Wednesday, January 26, 2011

150-Years-Ago -- Louisiana Goes Out!

Richmond Daily Dispatch January 28, 1861

Louisiana secession delegates Jan. 26, 1861, by  Enoch
Wood Perry Jr. (Louisiana State Museum)

Louisiana gone out !

Rejoicings in the Sate, &., &c.
Baton Rouge,, Jan. 26.
--At 1.10, P. M., the following vote was declared on immediate secession — yeas 113, nays 17. The following is the ordinance;
An ordinance to dissolve the Union between the State of Louisiana and other States united with her under the compact entitled the Constitution of the United States of America;
We, the People of the State of Louisiana, in Convention assembled, do declare and ordain, and it is hereby declared and ordained, that the Ordinance passed by us November 22d, 1827, whereby the Constitution of the United States of America, and the amendments to said Constitution were adopted, and all laws and ordinances by which Louisiana became a member of the Federal Union be, and the same are hereby repealed and abrogated, and the Union now subsisting between Louisiana and other States under the name of the United States of America, is hereby dissolved.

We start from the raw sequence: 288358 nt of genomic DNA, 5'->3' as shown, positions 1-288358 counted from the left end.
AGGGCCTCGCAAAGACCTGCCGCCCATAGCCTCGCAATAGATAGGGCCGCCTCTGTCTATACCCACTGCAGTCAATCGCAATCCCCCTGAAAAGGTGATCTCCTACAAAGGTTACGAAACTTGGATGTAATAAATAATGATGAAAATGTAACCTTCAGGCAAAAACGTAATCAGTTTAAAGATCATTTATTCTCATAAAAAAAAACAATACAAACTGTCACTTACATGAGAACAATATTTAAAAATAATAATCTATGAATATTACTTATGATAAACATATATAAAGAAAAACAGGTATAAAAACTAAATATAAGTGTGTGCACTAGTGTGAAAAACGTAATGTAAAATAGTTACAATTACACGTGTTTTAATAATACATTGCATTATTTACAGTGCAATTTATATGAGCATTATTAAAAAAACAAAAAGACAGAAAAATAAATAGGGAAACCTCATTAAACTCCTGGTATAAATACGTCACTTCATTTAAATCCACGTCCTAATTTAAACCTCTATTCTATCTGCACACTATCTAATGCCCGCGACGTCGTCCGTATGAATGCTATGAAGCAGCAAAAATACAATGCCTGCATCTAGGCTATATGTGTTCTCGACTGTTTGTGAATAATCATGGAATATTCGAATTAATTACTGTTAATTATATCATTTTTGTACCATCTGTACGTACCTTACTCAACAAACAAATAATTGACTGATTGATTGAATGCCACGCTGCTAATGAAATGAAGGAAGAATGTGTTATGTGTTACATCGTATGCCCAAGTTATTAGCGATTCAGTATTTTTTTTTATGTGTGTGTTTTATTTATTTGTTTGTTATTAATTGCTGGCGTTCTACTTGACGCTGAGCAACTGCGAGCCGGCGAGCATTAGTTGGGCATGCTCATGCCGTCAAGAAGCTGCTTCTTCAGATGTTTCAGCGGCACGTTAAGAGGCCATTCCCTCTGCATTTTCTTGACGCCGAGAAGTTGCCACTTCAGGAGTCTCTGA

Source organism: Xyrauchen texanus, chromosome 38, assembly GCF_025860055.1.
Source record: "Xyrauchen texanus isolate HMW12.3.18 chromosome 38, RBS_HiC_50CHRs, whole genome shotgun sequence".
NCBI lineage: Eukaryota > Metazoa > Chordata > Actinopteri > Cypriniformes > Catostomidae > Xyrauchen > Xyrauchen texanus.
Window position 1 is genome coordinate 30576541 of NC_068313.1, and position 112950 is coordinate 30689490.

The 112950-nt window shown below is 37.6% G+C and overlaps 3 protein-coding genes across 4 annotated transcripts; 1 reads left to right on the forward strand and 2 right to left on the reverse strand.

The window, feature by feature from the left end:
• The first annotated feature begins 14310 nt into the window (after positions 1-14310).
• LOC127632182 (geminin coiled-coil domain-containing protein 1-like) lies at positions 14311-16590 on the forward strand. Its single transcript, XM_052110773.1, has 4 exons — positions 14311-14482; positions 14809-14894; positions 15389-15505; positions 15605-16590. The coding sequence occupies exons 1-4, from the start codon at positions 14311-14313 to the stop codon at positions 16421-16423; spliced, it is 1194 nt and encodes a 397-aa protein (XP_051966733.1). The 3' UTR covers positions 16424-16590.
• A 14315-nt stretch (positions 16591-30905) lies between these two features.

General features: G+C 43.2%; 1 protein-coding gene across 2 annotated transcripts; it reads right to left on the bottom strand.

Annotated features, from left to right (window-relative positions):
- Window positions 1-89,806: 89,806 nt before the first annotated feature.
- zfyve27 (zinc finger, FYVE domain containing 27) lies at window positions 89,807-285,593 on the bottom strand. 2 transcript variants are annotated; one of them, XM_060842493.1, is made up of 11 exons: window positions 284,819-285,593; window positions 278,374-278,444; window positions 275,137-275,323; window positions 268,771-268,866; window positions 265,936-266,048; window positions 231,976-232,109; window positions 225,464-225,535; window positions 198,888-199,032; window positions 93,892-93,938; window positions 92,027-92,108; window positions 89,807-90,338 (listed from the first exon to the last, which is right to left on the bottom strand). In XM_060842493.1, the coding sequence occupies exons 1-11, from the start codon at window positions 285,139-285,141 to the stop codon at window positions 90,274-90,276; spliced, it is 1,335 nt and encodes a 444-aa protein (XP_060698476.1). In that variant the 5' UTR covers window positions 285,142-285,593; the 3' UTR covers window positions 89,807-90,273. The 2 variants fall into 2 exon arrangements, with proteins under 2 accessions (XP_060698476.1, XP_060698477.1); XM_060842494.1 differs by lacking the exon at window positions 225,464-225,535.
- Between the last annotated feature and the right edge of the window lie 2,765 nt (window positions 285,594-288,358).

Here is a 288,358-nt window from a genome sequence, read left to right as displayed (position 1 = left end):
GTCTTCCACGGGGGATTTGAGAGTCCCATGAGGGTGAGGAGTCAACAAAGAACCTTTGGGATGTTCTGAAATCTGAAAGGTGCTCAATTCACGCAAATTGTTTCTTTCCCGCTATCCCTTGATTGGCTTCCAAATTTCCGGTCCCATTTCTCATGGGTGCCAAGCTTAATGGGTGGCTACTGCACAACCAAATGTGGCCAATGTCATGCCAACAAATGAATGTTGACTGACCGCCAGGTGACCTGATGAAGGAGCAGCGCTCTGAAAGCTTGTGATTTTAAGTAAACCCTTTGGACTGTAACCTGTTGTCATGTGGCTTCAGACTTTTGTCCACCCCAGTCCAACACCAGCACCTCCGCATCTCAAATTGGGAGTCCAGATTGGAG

And we further declare and ordain that the Senate of Louisiana hereby resumes the rights and powers heretofore delegated to the Government of the United States of America, and her citizens are absolved from allegiance to said Government.
And we further declare and ordain that all rights acquired and vested under the Constitution of the United States, or any act of Congress or treaty, or under any law of this State not incompatible with this ordinance, shall remain in force and have the same effect as if this ordinance had not been passed.
New Orleans,Jan. 26.
--Cannon are being fired in various parts of the city in honor of our independence. The Pelican flag floats proudly from all prominent points. The whole community are wild with delight.
Augusta,Jan. 26.
--The Independent Fire Company assembled at their headquarters on the announcement of the succession of Louisiana, and fired an appropriate salute in honor of the occasion. Subsequently the Washington Artillery fired 21 guns--six for the seceded States and fifteen for the Southern Confederacy.

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